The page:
Tuesday, June 23, 2015

Eyes of the Machine: He's Back ... to advise us about AI?

He’s back!

A new Terminator sequel comes out next month, and I plan to see it.  Watching the Terminator flicks is a guilty pleasure of mine, which is why I consider this franchise one of the greatest film series in science fiction.  (One caveat: I refer to Terminator I, II, and maybe III, but not Salvation, a movie we’ll pretend never happened.)  Why a guilty pleasure?  Well, as my wife reminded me after I showed her all three movies, they’re basically the same story: killer robots go back in time, wreck havoc, and … that’s basically it.


Even if I grant that criticism (and I do, since my wife may be reading), I’d still say the Terminator character is one of the more complex and fascinating cyborgs in sci fi: sometimes he’s a killer, other times a protector, often a mercurial mix of the two.  You can also identify with the Terminator more easily than other cyborgs, because the movies let you see the world from his first-person subjective viewpoint.  When you see the world from the ‘eyes’ of the machine, you also see that this machine is more than a robot; he’s a cybernetic organism with living flesh and an intelligent mind.  (See the 9 GreatestSci Fi posts for an elaboration on the greatness of the Terminator flicks.)

Herein lies an insight in cinematic art that can carry over from science fiction to science fact: the Terminator is not just Artificial Intelligence (AI) but also Artificial Life (ALife).  Why is that an insight?  Let's briefly consider the story of AI, before and after we got the Terminator…

Before the Terminator:

During the 1950s, 60s, and 70s, research universities like MIT tried to create AI with machines that manipulated logical symbols (sometimes referred to as 'Symbolic AI' or 'Good Old Fashioned AI'—'GOFAI').  These machines gave us lots of useful algorithms, and we can certainly call them ‘intelligent’ in a loose sense.  (See my previous post on how Artificial Intelligence is ‘intelligent’ in this loose senseusually known as ‘Weak AI’).  

However, intelligence more literally understood is a quality of a living mind, and algorithms are not minds per se.  A living, conscious mind, after all, is not something that merely runs arbitrary symbols.  Minds are capable of self-organizing (what system theorists call autopoietic networks), creating meaning (what cognitive scientists call sense-making), and feeling emotions (what neuroscientists call somatic markers).  (If we had Artificial Intelligence with an actual mind that could do these things, it would be known as 'Strong AI.')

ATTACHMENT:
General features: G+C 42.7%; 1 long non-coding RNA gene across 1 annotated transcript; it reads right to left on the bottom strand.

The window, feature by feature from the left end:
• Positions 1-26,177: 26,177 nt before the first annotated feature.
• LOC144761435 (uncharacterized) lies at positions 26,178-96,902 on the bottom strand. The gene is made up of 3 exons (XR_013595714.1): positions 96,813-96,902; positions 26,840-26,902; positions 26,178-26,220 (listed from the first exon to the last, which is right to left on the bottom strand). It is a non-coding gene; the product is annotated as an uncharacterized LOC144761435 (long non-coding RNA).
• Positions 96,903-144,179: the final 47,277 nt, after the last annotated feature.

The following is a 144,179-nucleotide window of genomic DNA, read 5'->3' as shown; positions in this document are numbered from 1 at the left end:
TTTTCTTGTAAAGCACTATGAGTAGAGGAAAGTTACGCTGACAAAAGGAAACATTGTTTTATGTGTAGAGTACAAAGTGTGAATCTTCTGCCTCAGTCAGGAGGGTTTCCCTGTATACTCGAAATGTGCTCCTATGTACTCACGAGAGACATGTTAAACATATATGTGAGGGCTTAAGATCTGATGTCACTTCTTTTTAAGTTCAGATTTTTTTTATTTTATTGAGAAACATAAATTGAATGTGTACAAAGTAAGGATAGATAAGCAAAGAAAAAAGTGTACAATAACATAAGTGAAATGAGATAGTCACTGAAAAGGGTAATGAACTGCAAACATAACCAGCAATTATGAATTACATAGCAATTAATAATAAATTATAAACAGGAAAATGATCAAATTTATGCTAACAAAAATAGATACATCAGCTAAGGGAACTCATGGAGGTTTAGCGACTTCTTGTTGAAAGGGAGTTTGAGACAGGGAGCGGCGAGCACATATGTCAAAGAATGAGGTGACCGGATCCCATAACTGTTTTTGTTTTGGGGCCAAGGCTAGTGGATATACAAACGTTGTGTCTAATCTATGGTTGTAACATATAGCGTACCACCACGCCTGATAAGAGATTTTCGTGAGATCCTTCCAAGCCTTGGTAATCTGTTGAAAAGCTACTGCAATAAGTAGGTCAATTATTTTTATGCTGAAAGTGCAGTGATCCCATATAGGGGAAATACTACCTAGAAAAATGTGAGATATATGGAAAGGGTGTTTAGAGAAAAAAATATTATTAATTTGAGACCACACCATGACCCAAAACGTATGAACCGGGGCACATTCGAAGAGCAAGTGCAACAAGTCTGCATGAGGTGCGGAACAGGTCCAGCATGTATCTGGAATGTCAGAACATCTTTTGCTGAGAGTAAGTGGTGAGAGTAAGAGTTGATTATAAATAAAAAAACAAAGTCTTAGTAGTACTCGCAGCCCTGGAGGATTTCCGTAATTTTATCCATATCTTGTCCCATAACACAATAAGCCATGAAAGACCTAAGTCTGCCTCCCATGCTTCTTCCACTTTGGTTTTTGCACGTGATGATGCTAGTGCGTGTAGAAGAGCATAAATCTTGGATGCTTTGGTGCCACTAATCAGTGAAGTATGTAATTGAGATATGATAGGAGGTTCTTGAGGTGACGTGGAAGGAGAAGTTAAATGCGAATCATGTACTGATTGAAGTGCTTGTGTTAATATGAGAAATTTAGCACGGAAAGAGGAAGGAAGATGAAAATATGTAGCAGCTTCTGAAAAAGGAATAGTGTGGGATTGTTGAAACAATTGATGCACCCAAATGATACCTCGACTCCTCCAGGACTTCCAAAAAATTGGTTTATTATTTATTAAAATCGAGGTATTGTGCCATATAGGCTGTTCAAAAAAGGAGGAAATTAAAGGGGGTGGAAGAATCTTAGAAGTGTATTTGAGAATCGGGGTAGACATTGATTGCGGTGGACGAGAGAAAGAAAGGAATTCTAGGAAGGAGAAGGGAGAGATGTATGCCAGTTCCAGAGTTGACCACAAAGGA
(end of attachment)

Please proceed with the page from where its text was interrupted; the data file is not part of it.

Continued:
After the Terminator:

(Image from Amazon)

Since the 80s—when the Terminator franchise began—AI research in robotics and cybernetics became more pragmatic about what a mind really is: a perceptual (neural) network organized by an active body with feedback loops into an environment.  In sum, mind = brain + body + world.  So if we want AI that entails a mind, then we need embodied cognition, which studies how a mind depends on feedback from a body and an environment.  For example, we have sensorimotor skills that allow us to perceive relevant input, and we feel emotional valences that let us weigh decisions and apply skilled output and control—in fact, think of 'input' and 'output' as demarcations in what philosopher John Dewey called an organic circuit of brain-body-world feedback.

(For the science geeks out there interested in this research, I’d highly recommend the book The Embodied Mind, a major classic in cognitive science; for less technical readers, check out this excellent summary by Scientific American, or read a quick introduction to the topic and its connection to AI on this blog.)

The earlier versions of Symbolic AI or GOFAI fell short of creating actual minds, but cutting research in robotics and cybernetics (e.g., new cybernetics) may come closer to that goal by incorporating data from embodied cognition.  And here we come back to an insight that the Terminator movies reveal:
a living, conscious, intelligent mind is something that literally needs to be fleshed out.